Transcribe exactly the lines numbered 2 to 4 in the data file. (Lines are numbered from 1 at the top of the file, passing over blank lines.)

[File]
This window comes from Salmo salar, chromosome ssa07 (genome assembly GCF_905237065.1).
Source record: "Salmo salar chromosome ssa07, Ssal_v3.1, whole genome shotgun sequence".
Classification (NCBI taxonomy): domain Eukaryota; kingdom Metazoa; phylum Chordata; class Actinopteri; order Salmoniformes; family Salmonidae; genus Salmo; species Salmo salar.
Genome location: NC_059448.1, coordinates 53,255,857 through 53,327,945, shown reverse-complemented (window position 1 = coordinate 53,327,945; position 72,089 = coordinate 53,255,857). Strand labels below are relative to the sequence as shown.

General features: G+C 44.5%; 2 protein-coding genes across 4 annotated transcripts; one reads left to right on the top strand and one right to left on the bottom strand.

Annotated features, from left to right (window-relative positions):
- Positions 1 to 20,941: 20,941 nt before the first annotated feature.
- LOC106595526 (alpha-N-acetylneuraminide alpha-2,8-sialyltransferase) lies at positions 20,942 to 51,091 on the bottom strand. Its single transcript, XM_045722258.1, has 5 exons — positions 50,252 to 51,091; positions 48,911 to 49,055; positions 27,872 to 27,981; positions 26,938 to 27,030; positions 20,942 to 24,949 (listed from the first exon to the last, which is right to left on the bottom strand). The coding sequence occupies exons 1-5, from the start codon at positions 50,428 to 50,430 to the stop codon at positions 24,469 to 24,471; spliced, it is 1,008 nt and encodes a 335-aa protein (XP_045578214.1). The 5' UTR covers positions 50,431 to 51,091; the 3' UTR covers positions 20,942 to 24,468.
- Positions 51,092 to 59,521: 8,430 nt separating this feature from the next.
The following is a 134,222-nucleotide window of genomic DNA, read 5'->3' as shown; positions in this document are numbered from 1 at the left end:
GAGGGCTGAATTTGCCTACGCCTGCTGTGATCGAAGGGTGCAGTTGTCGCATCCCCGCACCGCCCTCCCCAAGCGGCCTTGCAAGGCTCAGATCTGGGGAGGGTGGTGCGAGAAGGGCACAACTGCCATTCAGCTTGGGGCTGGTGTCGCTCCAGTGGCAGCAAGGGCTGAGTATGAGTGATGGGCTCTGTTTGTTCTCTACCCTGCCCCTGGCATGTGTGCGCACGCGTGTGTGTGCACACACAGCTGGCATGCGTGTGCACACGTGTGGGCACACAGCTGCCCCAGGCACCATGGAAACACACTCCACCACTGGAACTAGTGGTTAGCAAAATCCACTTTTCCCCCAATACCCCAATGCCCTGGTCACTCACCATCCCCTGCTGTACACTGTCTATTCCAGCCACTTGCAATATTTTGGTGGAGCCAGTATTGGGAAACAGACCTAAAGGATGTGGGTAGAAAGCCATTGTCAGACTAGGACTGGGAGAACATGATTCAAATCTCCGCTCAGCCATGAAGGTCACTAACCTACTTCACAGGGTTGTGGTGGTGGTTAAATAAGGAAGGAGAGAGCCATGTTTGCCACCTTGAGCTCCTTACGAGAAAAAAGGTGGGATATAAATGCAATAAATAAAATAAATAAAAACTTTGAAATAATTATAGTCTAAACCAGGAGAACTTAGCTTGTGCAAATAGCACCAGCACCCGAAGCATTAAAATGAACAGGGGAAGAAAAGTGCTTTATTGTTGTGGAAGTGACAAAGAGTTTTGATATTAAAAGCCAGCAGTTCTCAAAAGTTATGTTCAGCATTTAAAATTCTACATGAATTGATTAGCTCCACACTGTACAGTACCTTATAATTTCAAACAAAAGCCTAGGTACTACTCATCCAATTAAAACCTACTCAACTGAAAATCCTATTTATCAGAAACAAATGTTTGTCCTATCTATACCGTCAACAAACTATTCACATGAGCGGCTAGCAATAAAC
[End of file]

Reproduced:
Source record: "Salmo salar chromosome ssa07, Ssal_v3.1, whole genome shotgun sequence".
Classification (NCBI taxonomy): domain Eukaryota; kingdom Metazoa; phylum Chordata; class Actinopteri; order Salmoniformes; family Salmonidae; genus Salmo; species Salmo salar.
Genome location: NC_059448.1, coordinates 53,255,857 through 53,327,945, shown reverse-complemented (window position 1 = coordinate 53,327,945; position 72,089 = coordinate 53,255,857). Strand labels below are relative to the sequence as shown.